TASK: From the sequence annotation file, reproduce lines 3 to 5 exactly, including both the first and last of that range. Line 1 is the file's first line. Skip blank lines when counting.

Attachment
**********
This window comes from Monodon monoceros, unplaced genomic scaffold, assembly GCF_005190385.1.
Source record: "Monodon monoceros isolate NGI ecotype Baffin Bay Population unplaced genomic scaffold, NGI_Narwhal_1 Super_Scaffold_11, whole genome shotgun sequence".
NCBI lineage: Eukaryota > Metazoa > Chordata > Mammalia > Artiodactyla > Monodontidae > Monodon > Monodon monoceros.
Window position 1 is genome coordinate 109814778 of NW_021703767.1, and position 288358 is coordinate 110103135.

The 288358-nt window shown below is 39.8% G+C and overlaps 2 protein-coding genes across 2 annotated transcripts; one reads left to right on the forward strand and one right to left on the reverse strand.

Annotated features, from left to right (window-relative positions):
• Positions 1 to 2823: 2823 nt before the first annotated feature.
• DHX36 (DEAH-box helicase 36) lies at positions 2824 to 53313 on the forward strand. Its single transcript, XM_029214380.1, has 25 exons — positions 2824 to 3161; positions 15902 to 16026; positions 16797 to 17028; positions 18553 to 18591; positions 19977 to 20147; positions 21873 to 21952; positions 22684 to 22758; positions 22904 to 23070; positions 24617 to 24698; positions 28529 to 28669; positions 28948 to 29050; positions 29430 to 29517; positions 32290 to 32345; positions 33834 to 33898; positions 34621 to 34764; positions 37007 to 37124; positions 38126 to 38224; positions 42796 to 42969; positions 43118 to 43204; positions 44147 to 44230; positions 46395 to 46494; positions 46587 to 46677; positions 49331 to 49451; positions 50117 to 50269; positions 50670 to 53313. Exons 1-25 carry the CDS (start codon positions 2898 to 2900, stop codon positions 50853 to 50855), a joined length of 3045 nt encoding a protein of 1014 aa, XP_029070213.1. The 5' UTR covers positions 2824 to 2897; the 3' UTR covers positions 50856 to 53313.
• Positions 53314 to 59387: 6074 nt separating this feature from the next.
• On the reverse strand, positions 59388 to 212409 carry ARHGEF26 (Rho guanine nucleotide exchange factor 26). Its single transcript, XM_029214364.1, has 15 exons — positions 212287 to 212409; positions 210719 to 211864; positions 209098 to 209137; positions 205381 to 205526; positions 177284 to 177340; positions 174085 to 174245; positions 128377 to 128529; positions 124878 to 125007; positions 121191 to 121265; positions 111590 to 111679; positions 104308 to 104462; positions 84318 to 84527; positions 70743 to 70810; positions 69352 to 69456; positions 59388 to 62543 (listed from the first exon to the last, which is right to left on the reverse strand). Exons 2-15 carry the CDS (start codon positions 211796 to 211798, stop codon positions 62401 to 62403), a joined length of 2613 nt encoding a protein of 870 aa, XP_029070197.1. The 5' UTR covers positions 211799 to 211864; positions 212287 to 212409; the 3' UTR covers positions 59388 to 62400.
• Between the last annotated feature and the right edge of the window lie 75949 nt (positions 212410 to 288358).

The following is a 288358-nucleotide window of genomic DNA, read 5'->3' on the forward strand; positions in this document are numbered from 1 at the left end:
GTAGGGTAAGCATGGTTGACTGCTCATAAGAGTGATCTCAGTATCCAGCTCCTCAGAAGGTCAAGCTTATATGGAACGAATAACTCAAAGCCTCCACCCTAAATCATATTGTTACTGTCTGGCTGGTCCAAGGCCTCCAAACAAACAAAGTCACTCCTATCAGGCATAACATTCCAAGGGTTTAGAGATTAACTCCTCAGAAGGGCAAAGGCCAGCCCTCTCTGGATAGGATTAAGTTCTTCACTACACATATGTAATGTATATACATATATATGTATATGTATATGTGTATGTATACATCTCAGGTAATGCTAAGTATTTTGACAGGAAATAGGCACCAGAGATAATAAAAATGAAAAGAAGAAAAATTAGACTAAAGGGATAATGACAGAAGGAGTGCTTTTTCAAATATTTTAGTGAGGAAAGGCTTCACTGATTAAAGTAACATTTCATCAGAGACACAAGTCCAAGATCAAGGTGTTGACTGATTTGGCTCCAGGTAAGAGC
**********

NCBI lineage: Eukaryota > Metazoa > Chordata > Mammalia > Artiodactyla > Monodontidae > Monodon > Monodon monoceros.
Window position 1 is genome coordinate 109814778 of NW_021703767.1, and position 288358 is coordinate 110103135.

The 288358-nt window shown below is 39.8% G+C and overlaps 2 protein-coding genes across 2 annotated transcripts; one reads left to right on the forward strand and one right to left on the reverse strand.